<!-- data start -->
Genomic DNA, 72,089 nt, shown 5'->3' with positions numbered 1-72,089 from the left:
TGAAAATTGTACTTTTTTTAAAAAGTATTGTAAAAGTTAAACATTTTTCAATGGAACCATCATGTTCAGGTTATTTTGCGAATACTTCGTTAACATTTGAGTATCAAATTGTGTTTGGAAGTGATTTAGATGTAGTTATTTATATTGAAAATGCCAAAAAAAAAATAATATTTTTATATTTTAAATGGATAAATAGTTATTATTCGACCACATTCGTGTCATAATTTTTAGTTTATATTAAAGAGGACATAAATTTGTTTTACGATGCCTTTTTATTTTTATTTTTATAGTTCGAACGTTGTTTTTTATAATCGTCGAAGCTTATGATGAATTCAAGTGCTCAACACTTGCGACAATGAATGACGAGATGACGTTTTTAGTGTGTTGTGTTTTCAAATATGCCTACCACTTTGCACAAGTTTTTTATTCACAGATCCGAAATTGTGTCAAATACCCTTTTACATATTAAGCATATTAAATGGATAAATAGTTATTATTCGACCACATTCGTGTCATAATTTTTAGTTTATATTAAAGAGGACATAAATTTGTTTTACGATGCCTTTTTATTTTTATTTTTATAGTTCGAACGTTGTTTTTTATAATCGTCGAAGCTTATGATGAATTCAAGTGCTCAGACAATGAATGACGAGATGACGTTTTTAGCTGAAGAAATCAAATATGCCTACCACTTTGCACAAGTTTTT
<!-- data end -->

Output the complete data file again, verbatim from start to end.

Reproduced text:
Genomic DNA, 72,089 nt, shown 5'->3' with positions numbered 1-72,089 from the left:
TGAAAATTGTACTTTTTTTAAAAAGTATTGTAAAAGTTAAACATTTTTCAATGGAACCATCATGTTCAGGTTATTTTGCGAATACTTCGTTAACATTTGAGTATCAAATTGTGTTTGGAAGTGATTTAGATGTAGTTATTTATATTGAAAATGCCAAAAAAAAAATAATATTTTTATATTTTAAATGGATAAATAGTTATTATTCGACCACATTCGTGTCATAATTTTTAGTTTATATTAAAGAGGACATAAATTTGTTTTACGATGCCTTTTTATTTTTATTTTTATAGTTCGAACGTTGTTTTTTATAATCGTCGAAGCTTATGATGAATTCAAGTGCTCAACACTTGCGACAATGAATGACGAGATGACGTTTTTAGTGTGTTGTGTTTTCAAATATGCCTACCACTTTGCACAAGTTTTTTATTCACAGATCCGAAATTGTGTCAAATACCCTTTTACATATTAAGCATATTAAATGGATAAATAGTTATTATTCGACCACATTCGTGTCATAATTTTTAGTTTATATTAAAGAGGACATAAATTTGTTTTACGATGCCTTTTTATTTTTATTTTTATAGTTCGAACGTTGTTTTTTATAATCGTCGAAGCTTATGATGAATTCAAGTGCTCAGACAATGAATGACGAGATGACGTTTTTAGCTGAAGAAATCAAATATGCCTACCACTTTGCACAAGTTTTT